Start-Up visa schemes aim to attract not only potentially profitable startups but also the highly qualified and innovative people who develop them. Often, the skilled founders of successful startups go on to launch new firms or startup incubators providing seed funding to further new ideas. By using Start-Up visas to attract a rich variety of firms and innovators to their borders, countries can promote innovations well beyond their homegrown capabilities.

The Difference between Start-Up and Traditional Business Visas

Residency visa schemes for business owners and entrepreneurs have long been part of immigration policy around the world, but Start-Up visas favor new, tech-savvy firms rather than traditional business enterprises. For example, Start Up Italy requires firms to “be engaged solely or primarily in technological innovation” and no more than four years old. Chile’s program disallows any firm over two years old. What is more, Start-Up schemes require fewer business credentials and set lower thresholds for existing capital funding and job creation. For example, Ireland’s Start-up Entrepreneur Programme requires firms to have secured only a minimum of €75,000 for their business proposals, while traditional business investor visas to Ireland require the investment of a minimum of €500,000. Canada’s Start-Up program requires that innovative tech entrepreneurs show only $75,000 in committed capital and limited funds to cover costs of living upon arrival.

A majority of Start-Up visas require an endorsement or funding from the nation’s startup community. This signifies feasibility and collaborations already in place. For example, Start-Up Canada requires potential startup entrepreneurs to have letters of support from Canadian incubators. Unlike traditional investor/business entrepreneur visas, some Start-Up visa programs operate on a competitive basis, with a predetermined quota of visas to be allocated to the firms deemed the most suitable. Start-Up Chile, one of the most groundbreaking schemes, attracted 2,448 applications to their latest application process.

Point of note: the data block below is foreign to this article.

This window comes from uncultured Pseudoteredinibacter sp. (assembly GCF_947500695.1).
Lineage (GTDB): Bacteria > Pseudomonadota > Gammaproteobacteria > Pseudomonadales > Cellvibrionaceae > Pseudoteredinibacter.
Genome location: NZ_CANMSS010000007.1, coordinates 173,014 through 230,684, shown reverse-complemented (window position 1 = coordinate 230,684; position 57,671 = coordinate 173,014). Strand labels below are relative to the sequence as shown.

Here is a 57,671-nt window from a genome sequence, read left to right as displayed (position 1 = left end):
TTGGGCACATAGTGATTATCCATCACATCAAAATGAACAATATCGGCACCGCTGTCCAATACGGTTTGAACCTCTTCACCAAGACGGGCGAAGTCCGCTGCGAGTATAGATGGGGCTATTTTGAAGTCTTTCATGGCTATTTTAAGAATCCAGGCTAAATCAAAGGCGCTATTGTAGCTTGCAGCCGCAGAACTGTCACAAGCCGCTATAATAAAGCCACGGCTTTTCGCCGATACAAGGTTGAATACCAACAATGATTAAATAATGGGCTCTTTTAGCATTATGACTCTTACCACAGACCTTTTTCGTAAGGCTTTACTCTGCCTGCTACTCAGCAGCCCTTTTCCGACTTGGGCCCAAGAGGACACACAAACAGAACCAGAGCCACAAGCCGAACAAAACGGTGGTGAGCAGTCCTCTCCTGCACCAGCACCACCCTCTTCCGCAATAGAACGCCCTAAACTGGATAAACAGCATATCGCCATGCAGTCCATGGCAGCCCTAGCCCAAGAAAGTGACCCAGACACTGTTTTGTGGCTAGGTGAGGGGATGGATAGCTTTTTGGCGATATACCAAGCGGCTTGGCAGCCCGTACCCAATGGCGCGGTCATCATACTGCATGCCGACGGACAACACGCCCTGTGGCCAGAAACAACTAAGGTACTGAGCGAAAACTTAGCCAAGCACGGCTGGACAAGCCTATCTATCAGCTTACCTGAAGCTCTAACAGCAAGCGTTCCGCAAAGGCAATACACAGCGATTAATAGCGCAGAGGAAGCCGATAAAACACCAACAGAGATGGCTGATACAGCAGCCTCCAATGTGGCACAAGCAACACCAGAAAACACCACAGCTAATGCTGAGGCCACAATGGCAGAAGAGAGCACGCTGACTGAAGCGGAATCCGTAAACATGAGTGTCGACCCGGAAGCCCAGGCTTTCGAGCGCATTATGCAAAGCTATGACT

The United States is Behind the Curve

Many would-be immigrants seek entry to the United States, but our visa policies currently favor family reunification and have been slow to address shifting economic realities. Despite being one of the first countries to consider proposals for Start-Up visas, so far all attempts to legislate a U.S. program have failed to progress beyond committees in Congress. In 2010, Democrats John Kerry of Massachusetts and Mark Udall of Colorado joined with Republican Richard Lugar of Indiana to introduce the first Start-Up visa legislation in the U.S. Senate, calling for an employment based, conditional visa for sponsored entrepreneurs backed by U.S. investors. But this bill died in committee despite strong support from across the American tech and business sectors. Similar bipartisan bills met similar fates in both the House and Senate in 2011, 2013, and 2014. Prominent voices within the American startup community suggest that the successful enactment of this policy could result in tens of thousands of new startups employing equal numbers of new workers; and many observers see the failure to create U.S. Start-Up visas as slamming the door to foreign startups at the same time that competitor countries are welcoming them. As Start-Up visa programs spread across the globe, entrepreneurs who may want to bring skills and ideas to the United States are, indeed, forced to pursue success elsewhere.